Derek Steward says:
December 18, 2017 at 08:22 AM
Universal Credit is unfair for the self-employed.
Being self-employed and having a monthly MIF is making a lot of small businesses and sole traders worse of financially than an unemployed person. Therefore universal credit does not make work pay.
Having a monthly MIF does not take in to account the month by month or season by season changes in self-employed earnings.
I.e.
A gardener works and earns more in spring and summer, loses benefits because if monthly profit is over MIF benefits are worked out using actual earnings. In autumn and winter work and earn less, lose benefits because benefits will be worked out using MIF even if monthly profit were get less.
A farm worker may not have any livestock or crops ready to sell, but still have outgoings to pay. Their monthly profit will be a minus figure, but benefits worked out at MIF, lose out. When they do sell something their monthly profit may be well over MIF lose out because benefits worked out using actual profit.
Having a monthly MIF does not allow self-employed people to save money for replacing/ repairing equipment, unexpected bills, slack months, illness or holidays.
Having a monthly MIF has and is causing people to close down their businesses and go unemployed.
Emma Harrison says:
December 17, 2017 at 01:25 PM
My husband is a self employed gardener, he is busy from April until the beginning of November, obviously winter months are very quiet because nothing is growing. The weather the past couple of weeks has been particularly bad with snow and ice. No work for gardeners. Usually I can claim housing benefit of £75 per week during winter months and still claim £80 in working tax credit (my husband claims it). However this year we were told that Universal credit had been rolled out in our area and we had to claim for that. On 16th November we had working tax credits stopped. My husband explained to the universal credit people that he ran a gainful business but not during winter months, but this meant that because the business was established more than 12 months ago, minimum income floor applied. On 15th December he could submit his earnings for the month. He made a loss of £32. He has been awarded £90 for the month to be paid on 22nd December. On the breakdown of the award we were entitled to £498.89 standard allowance and £320.66 housing costs. BUT BECAUSE OF MINIMUM INCOME FLOOR £660.35 HAS BEEN TAKEN OFF US ! UNIVERSAL CREDIT HAS ALREADY DECIDED MY HUSBAND HAS EARNED HIMSELF £1048 FOR THE MONTH! NO HE HASN'T! BUT WE STILL HAVE TO PAY OVER £400 EVERY MONTH IN RENT FOR THE NEXT 3 MONTHS UNTIL GARDENING SEASON STARTS AGAIN. THE SYSTEM IS AN ABSOLUTE DISGRACE.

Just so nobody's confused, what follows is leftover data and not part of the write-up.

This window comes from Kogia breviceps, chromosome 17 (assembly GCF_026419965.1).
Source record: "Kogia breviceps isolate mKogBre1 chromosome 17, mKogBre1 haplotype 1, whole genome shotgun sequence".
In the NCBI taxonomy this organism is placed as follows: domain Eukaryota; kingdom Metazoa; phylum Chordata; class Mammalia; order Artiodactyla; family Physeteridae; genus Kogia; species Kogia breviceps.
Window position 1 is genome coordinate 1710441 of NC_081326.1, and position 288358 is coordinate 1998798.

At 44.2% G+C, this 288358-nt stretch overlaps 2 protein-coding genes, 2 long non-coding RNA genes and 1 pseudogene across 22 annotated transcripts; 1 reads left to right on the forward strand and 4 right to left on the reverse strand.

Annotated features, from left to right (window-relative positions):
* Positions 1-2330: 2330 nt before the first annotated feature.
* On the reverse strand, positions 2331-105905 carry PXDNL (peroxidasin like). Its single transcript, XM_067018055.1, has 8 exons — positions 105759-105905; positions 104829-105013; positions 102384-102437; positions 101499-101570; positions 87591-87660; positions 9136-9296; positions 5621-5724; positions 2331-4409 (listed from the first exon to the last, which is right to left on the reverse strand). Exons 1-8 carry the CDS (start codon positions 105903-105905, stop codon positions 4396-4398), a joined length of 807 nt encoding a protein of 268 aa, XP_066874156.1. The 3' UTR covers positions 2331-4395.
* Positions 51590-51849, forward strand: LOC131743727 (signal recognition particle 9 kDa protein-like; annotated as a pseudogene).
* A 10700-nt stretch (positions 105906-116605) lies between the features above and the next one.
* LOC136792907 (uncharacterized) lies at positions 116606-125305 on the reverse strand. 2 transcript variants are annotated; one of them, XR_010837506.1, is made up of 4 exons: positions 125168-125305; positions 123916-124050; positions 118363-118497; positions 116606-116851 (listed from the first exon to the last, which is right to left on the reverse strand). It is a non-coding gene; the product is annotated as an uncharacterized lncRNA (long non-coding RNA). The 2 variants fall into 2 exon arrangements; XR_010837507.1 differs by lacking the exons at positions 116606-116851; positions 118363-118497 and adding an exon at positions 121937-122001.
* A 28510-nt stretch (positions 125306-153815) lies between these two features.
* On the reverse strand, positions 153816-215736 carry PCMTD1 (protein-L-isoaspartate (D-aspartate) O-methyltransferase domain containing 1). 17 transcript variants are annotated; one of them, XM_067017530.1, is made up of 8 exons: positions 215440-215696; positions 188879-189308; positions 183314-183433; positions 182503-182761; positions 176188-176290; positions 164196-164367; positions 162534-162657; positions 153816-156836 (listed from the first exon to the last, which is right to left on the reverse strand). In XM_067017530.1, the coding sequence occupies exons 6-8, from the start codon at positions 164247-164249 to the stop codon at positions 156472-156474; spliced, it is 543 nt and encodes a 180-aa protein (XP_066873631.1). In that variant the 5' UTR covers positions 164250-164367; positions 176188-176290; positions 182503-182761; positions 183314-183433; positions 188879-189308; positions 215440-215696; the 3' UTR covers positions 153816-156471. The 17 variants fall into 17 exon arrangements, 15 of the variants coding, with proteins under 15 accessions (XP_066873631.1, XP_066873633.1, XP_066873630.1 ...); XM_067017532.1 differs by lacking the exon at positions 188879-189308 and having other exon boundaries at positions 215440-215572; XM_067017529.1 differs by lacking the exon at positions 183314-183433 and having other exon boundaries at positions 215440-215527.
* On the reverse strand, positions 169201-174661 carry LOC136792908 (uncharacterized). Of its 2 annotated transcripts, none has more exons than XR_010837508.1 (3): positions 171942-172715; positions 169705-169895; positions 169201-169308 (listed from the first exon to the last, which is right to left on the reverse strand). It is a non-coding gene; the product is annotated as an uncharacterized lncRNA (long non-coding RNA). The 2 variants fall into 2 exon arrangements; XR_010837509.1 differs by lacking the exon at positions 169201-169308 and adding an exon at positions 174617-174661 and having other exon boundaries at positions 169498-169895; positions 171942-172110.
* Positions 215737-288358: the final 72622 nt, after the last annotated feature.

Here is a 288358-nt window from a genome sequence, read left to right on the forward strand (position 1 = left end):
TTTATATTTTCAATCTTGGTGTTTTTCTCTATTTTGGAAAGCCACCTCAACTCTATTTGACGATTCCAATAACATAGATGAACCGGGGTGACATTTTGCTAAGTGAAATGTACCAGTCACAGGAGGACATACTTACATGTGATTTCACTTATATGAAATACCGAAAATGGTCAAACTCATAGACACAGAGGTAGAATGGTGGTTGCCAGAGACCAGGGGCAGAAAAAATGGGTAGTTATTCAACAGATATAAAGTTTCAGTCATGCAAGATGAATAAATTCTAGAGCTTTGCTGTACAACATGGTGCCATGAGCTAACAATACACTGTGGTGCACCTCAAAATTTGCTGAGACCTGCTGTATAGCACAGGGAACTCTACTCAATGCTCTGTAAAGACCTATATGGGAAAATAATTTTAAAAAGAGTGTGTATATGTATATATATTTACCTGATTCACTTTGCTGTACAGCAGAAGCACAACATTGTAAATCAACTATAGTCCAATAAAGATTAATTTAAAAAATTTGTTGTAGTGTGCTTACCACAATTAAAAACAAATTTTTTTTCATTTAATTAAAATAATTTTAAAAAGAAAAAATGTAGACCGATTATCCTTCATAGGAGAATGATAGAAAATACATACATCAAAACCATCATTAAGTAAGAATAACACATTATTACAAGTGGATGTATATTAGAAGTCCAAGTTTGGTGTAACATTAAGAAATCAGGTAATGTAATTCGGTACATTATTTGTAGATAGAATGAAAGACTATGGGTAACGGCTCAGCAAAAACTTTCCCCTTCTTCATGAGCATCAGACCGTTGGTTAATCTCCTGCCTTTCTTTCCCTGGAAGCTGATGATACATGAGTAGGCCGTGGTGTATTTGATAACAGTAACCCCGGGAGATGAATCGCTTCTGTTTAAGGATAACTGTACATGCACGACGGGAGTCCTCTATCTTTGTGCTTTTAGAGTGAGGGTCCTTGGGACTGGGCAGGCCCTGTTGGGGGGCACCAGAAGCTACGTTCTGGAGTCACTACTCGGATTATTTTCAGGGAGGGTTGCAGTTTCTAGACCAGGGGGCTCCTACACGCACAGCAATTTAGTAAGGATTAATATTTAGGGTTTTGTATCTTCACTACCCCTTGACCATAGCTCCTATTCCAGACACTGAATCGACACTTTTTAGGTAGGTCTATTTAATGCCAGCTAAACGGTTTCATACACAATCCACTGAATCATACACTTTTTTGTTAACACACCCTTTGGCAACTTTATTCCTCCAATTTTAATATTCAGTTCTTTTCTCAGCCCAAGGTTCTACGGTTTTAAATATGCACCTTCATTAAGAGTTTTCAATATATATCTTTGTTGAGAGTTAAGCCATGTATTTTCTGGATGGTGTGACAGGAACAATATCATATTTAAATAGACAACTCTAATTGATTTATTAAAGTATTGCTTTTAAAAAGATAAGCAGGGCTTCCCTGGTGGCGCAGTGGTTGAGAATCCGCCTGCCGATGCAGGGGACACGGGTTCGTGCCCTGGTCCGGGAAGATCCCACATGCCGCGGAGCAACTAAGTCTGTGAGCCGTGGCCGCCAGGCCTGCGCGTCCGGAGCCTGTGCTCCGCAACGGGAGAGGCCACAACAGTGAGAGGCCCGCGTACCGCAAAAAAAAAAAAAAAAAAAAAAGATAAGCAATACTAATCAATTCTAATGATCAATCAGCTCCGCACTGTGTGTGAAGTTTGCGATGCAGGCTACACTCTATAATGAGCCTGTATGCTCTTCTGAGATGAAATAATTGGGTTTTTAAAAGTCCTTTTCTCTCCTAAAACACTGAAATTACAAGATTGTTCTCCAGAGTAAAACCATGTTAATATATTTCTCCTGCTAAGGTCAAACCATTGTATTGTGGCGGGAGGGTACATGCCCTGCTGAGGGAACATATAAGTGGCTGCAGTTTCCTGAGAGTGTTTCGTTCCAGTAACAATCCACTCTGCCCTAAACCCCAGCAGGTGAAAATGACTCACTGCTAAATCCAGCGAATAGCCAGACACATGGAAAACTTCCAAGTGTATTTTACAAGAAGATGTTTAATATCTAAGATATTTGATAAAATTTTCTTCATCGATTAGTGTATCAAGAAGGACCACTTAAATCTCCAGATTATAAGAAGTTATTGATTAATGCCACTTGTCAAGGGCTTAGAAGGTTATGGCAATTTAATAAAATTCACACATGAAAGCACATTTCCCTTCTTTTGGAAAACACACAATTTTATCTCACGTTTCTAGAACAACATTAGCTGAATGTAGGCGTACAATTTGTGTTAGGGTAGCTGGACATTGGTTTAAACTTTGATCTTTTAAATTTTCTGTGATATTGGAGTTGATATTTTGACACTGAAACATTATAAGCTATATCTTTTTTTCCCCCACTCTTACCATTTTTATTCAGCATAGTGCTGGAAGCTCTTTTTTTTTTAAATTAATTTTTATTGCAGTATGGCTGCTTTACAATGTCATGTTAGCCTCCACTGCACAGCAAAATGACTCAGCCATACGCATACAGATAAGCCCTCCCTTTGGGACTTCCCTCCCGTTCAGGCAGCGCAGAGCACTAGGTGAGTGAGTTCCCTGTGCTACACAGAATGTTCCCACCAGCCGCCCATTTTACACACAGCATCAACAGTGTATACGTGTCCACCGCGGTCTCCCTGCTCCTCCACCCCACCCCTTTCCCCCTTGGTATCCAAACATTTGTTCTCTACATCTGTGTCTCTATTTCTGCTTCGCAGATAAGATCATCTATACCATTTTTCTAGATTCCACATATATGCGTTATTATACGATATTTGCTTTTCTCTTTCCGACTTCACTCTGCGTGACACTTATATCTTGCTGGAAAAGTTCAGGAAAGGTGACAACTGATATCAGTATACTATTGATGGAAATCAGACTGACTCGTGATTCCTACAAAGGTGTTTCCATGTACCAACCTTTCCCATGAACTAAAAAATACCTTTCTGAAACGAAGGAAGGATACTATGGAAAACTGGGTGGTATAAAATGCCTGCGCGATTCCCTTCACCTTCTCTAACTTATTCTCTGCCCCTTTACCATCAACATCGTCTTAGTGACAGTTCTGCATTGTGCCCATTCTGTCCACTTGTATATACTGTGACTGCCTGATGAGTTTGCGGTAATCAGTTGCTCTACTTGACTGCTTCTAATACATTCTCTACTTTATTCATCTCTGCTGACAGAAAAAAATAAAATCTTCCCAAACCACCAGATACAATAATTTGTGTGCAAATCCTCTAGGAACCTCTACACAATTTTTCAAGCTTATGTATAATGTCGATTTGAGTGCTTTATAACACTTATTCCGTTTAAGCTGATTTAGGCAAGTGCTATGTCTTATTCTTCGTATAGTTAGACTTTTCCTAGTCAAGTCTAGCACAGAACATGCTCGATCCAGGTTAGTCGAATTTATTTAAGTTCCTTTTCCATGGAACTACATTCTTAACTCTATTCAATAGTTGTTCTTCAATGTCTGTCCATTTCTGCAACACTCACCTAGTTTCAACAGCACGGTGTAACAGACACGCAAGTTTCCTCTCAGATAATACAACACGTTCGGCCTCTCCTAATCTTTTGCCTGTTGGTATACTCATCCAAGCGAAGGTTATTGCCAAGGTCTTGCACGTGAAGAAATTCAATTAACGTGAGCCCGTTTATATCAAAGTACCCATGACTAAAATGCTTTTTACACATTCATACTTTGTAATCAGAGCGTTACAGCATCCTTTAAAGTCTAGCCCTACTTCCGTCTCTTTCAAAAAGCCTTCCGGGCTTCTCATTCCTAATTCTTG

Sarah Pratt says:
December 15, 2017 at 08:55 PM
I set up as a self employed blogger to fit work around my son as I am a single parent and he has additional needs. There are times when this can pay alot, and times where invoices aren't paid and UC is needed as a top up. The impending doom of minimum income floor has impacted on my mental health as I have to work out a way to get my business from 0 to over £1500 a month to cover my costs if I want to keep the roof over our head. I think the MIF is the worst thing to happen to small businesses and that they should be encouraged, not punished.
Ocean Love says:
December 15, 2017 at 12:16 AM
UC hasn't reached me yet but when it does, my family will be in trouble.

I'm self employed. I've been self employed for just over 2 years. I have various issues that make any other sort of employment extremely problematic.

I have two small businesses. One of them is very small and erratic. It has no scope for expanding. I do not advertise. I rely on a single listing on a national site plus word of mouth. I'm a placenta remedies specialist. When i have a placenta to process it completely takes over my very small kitchen and totally disrupts my domestic life. Therefor i can only cope with a few. Hence no scope for expanding. My income from this is therefor sporadic. UC isn't able to cope with sporadic as it doesn't average out monthly income across the year.